Sabertooth diaries 6: time to play with clay!
Reconstructing sabertooths is a very demanding task, but it is also a lot of fun: in fact sometimes it can look a lot like childplay, and never so much as when you are making scale models in clay for reference. I have made a lot of models of skulls and heads of sabertooths and of their prey animals so that I can see how the heads would look in different angles and under different light conditions. These days when I need an absolutely accurate 3D reference I model the objects directly in the computer, but for a more spontaneous (even crude) approach there is nothing like the good old clay -and honestly, it remains a much more fun and relaxing thing to do!
Now, a few examples:
1.- Here is a skull of Homotherium based in several specimens form Incarcal in Spain. At some 12 cm. long, this is conveniently toy-like sized, like the rest of the models here.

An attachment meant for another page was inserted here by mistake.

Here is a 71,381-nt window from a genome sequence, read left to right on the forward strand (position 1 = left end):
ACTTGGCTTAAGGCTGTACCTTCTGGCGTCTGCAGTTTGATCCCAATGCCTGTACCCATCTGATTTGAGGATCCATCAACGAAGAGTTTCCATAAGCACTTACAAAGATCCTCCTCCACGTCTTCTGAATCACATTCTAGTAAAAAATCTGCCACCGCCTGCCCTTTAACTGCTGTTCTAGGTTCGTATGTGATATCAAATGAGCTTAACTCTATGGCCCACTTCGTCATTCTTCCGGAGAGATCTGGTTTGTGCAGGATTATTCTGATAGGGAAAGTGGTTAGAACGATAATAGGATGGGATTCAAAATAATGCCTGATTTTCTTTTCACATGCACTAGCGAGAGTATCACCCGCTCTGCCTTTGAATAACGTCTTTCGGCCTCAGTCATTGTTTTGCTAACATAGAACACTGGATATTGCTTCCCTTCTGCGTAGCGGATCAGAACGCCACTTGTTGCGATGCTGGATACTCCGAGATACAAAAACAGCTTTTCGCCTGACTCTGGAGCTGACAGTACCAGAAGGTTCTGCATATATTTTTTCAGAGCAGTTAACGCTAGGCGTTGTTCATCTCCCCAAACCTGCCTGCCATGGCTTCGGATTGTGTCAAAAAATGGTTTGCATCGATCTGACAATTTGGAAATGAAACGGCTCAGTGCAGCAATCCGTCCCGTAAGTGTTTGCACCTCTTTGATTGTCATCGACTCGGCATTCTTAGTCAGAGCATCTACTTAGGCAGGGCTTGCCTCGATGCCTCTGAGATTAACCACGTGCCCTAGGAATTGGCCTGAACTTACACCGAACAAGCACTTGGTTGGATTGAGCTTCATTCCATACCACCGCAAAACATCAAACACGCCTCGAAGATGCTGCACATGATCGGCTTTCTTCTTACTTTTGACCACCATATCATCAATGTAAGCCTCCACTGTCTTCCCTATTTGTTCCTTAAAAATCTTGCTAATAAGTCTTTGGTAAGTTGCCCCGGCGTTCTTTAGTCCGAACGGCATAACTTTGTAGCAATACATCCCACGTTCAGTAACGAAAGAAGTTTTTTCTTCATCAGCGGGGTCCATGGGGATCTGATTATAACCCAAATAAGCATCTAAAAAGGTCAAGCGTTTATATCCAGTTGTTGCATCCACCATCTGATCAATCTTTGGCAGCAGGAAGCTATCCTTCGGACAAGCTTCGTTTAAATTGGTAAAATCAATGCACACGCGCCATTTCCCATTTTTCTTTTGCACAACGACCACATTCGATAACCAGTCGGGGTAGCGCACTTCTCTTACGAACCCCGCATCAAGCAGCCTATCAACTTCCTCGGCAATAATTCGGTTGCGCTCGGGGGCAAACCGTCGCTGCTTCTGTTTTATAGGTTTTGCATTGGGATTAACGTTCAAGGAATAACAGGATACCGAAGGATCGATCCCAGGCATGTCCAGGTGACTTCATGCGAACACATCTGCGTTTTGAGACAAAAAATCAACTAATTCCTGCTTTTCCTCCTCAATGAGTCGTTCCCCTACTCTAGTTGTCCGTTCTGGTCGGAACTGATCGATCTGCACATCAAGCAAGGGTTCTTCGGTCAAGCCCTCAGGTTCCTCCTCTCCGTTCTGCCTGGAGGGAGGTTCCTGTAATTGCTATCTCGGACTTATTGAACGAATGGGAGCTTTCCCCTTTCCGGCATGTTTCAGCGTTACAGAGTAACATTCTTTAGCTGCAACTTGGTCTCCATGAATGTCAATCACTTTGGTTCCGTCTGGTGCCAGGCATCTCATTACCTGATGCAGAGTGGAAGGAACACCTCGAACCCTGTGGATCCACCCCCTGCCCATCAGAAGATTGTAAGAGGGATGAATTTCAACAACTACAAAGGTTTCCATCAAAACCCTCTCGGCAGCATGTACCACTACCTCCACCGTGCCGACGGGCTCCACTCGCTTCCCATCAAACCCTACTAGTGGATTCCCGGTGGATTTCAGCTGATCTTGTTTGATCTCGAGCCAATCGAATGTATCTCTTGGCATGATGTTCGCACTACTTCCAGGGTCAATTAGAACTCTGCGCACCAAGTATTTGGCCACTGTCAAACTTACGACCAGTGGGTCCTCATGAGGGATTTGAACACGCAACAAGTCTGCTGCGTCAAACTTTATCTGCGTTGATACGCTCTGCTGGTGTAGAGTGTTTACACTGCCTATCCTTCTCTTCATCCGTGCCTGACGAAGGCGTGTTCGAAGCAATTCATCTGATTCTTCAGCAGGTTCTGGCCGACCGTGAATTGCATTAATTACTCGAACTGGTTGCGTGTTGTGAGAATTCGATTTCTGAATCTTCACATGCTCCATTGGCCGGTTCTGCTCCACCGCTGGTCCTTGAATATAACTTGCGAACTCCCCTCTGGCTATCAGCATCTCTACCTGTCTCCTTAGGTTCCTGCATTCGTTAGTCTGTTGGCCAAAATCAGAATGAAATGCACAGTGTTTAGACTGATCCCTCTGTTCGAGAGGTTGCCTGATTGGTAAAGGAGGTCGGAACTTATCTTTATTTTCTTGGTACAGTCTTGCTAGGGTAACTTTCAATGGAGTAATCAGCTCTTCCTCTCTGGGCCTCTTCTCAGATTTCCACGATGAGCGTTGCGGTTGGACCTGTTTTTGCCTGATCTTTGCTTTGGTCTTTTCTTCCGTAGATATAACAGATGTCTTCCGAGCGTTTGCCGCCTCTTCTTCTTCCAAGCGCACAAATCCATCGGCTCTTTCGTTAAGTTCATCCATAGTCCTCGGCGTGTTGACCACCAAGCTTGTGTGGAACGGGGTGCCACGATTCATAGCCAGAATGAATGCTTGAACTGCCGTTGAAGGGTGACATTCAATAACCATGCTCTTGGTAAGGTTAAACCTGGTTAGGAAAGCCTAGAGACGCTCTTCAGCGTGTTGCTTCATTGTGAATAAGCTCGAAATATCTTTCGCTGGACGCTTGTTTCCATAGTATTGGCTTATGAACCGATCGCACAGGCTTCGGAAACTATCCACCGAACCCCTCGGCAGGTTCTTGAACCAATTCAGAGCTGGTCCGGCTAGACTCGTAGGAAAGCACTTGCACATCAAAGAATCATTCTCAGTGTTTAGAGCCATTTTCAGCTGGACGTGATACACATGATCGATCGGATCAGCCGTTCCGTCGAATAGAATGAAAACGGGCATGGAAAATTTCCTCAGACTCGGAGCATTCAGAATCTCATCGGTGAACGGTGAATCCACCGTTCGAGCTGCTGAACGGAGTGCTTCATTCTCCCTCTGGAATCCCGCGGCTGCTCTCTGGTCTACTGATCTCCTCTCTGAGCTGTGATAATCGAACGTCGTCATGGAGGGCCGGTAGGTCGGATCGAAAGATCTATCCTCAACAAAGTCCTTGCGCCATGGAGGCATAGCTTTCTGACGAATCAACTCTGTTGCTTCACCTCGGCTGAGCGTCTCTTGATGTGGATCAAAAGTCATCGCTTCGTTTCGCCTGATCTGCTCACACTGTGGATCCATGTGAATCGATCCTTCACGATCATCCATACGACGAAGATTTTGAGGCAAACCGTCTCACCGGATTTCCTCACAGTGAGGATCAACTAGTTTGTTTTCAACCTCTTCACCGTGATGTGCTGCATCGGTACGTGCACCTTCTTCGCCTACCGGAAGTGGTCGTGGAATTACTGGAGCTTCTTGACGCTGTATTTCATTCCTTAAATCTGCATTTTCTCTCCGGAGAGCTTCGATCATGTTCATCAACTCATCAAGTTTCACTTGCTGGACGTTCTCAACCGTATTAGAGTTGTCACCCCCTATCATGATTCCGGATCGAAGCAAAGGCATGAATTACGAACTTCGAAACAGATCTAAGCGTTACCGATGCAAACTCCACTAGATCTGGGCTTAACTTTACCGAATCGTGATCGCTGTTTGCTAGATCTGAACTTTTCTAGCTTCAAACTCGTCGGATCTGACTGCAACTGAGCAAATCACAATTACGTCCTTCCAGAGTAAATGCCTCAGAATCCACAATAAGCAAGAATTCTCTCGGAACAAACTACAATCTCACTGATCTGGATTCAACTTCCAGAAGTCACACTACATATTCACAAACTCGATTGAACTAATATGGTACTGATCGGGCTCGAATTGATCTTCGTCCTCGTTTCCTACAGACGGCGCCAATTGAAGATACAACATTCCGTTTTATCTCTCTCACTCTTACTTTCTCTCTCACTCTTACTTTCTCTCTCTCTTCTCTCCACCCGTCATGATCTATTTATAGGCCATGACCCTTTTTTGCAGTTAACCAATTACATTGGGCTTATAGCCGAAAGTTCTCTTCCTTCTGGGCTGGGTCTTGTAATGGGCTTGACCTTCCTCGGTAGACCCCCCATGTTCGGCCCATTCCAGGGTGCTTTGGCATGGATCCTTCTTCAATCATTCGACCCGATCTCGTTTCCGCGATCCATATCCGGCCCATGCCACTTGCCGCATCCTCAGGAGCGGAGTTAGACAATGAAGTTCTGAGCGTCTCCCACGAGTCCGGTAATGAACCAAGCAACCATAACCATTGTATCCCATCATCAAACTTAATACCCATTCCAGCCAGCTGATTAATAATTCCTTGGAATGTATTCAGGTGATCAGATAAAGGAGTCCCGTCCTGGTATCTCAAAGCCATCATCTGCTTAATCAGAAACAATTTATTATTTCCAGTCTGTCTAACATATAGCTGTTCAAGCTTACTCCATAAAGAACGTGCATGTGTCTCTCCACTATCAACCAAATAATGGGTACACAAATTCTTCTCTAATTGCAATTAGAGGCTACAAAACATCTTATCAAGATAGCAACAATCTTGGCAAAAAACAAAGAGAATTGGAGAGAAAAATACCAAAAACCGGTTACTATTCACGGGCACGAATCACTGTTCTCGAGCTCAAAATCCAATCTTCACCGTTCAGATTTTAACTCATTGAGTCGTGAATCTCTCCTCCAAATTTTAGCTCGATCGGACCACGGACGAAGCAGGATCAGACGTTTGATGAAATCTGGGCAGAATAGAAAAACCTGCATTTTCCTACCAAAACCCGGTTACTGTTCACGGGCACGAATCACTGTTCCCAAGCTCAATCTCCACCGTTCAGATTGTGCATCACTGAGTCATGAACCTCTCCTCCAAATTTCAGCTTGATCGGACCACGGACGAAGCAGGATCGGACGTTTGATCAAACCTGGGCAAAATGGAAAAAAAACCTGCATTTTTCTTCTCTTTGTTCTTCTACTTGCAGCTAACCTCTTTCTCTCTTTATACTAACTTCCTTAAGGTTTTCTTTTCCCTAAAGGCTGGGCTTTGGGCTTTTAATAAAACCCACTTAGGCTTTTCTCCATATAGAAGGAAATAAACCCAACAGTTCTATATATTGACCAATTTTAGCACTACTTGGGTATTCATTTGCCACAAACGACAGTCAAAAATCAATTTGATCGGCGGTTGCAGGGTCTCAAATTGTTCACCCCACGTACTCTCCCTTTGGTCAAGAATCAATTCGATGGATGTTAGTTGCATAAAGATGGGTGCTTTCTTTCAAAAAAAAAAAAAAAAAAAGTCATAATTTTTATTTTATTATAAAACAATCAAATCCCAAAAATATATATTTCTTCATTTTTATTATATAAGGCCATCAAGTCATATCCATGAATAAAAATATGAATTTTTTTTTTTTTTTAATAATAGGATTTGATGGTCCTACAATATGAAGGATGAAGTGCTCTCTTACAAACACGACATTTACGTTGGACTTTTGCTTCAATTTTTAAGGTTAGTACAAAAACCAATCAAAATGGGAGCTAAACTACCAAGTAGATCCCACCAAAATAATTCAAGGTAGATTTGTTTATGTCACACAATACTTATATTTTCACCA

2.- Here is the skull of the marsupial Thylacosmilus, with some of its soft tissues in place (concretely, it has the masseter and temporalis muscles, the nasal cartilage, the whisker pad and the orbiculars of the mouth.
3.- Here is the skull of Barbourofelis fricki…
4.- Even more bizarre: the skull of the gorgonopsian Rubidgea:
5.- And yet another gorgon, this time it is Inostrancevia, andI have put some soft tissue on it…
6.- If sabertooths look strange, some of their prey can be stranger still. Here is the skull of one of Inostracevia‘s potential prey: Scutosaurus.
7.- And here is the skull (with some soft tissue on it) of an animal that was neither a sabertooth nor a very likely prey, but rather a potential competitor for the carcasses of the predators’ victims: the entelodontid Entelodon. These animals are called “killer pigs” by some, and looking at their heads one gets an idea that the name might just be appropriate…